From the Field
Lamoille Union Middle/High School
The goals of the Lancer One Project; Universal Access, Spontaneous Learning, Equity, and Personalized Learning, were established to help meet the needs of students in rural Vermont where 48% of the population qualifies for free and reduced lunch and changes in teaching and learning were needed to increase student success. The district upgraded the school’s broadband infrastructure and provided each student with a tablet to help meet these goals.
The students played an important role in the development and implementation of the Lancer One project, advocating for the project to the school board, guiding the decision-making, logistics and support of the devices. This initiative shifted instruction to more of a project based focus that gave students a new vision of learning. A review team collects data from teachers and students through interviews, observation, and surveys to support a continual improvement process. In the classroom and at home, students describe their opportunities as transformative. Students have increased access to teacher and classroom materials, they have taken ownership over learning, data and grades are shared more frequently and students find easier access to opportunities and connections outside their school community. In the February 2014 survey, 85.4% of students responded that they could, “find information, and learn new skills anytime, anywhere”. Only 40% of our students responded that they could do this prior to the Lancer One program.
From the Field
Hawaii: 1:1 Access Program
The Hawaii State Department of Education’s (HIDOE) Access Learning pilot project focuses on providing schools with support and resources to use technology as a tool to transform teaching and learning beyond the four walls of the classroom. Schools applied and were selected based on their network capacity, readiness to implement large scale school-wide change, ability to participate in professional development, identification of a school level project team, sufficient on-site technology coordinator support, and capacity to participate in the project evaluation. Schools received one device per student and teacher, and a spare pool of equipment equivalent to six percent of their total device count.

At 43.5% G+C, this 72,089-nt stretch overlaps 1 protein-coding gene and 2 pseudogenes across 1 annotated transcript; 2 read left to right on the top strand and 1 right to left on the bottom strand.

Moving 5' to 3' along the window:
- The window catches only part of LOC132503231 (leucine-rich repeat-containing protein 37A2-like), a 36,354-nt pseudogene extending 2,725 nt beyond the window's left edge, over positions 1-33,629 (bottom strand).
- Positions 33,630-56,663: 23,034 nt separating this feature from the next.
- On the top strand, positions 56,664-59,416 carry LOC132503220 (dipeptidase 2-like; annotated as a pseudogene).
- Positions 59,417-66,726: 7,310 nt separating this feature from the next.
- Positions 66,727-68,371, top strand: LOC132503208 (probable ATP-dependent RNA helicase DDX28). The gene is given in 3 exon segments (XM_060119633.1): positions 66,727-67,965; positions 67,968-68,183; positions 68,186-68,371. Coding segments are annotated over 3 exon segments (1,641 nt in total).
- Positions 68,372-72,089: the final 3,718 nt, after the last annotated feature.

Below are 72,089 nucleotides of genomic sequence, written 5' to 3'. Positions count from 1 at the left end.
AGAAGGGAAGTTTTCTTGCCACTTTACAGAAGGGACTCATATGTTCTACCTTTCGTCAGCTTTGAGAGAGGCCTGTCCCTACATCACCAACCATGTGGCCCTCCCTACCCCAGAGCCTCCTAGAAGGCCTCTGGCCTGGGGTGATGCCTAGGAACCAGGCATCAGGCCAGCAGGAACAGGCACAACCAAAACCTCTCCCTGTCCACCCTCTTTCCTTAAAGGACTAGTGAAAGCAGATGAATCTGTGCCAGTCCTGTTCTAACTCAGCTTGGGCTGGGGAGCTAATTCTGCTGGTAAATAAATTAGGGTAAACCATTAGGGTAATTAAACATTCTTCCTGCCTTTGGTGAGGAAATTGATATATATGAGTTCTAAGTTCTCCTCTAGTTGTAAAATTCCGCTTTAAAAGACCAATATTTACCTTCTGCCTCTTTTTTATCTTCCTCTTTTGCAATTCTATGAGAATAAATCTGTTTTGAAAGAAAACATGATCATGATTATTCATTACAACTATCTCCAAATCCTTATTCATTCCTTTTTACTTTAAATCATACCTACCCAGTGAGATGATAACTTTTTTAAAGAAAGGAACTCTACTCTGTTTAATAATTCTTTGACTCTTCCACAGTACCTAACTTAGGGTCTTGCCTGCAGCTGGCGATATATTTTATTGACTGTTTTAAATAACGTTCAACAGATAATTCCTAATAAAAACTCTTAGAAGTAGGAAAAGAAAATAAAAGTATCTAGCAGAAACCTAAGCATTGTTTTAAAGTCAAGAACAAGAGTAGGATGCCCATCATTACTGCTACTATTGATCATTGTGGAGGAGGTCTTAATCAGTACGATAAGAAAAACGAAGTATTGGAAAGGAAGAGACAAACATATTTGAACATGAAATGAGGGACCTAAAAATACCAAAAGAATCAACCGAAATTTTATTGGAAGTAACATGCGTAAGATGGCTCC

Schools and districts vary in their approach to deployment of devices depending on budget considerations and needs assessments., but most schools organize a small pilot program prior to launching a large-scale deployment to learn about all phases of the process, including training and professional learning needs, network capacity and student response. Some districts choose to distribute devices grade-by-grade or content area and others distribute devices to the entire school. The advantage of a focused approach is having the ability to build staff capacity, track any roadblocks and shift implementation plans as needed. With lessons learned, grade levels, content areas or schools can be added on a rolling basis.
Traditionally, school districts have been responsible for providing instructional materials for students and teachers, and thus have owned digital devices either through outright purchase or through a lease/lease purchase arrangement. As technology has become more pervasive in the home and more students have their own devices, some schools have begun allowing students to bring personal technology devices to school for educational purposes under the direction of teachers and administrators. Such programs are called Bring Your Own Device (BYOD) or Bring Your Own Technology (BYOT). Typically these programs do provide district-owned devices to students who do not have access to a personal device.
While BYOD can ease budget pressures by relying to some degree on not having to purchase technology for every student, each school will still need to plan to purchase devices for the students who cannot afford them. In addition, BYOD programs with various devices from home can raise concerns regarding network security and classroom management of a variety of devices with different operating systems. Tech support can also become more complicated. If a student-owned device has technical problems, the tech support staff may not have the necessary background knowledge of the device and operating system to easily solve the problem. Policies for tech support should clearly spell out whether or not the district will support student-owned devices. Some districts define what types of devices they will support, and parents rely on those policies to inform purchasing decisions for their children.
Another consideration in any such program is whether or not students will be allowed to take home school-issued devices. Student age, academic needs and school budgets may each be part of the decision making process. If student-owned devices are used in a school, consideration must be provided for at-home access for students using school-issued devices. A high priority in decision-making is having clear policies and procedures around technical support, especially if it will be provided after school hours. Once the decision is announced, schools need to share the details regarding the device access and all guiding policies with all stakeholders.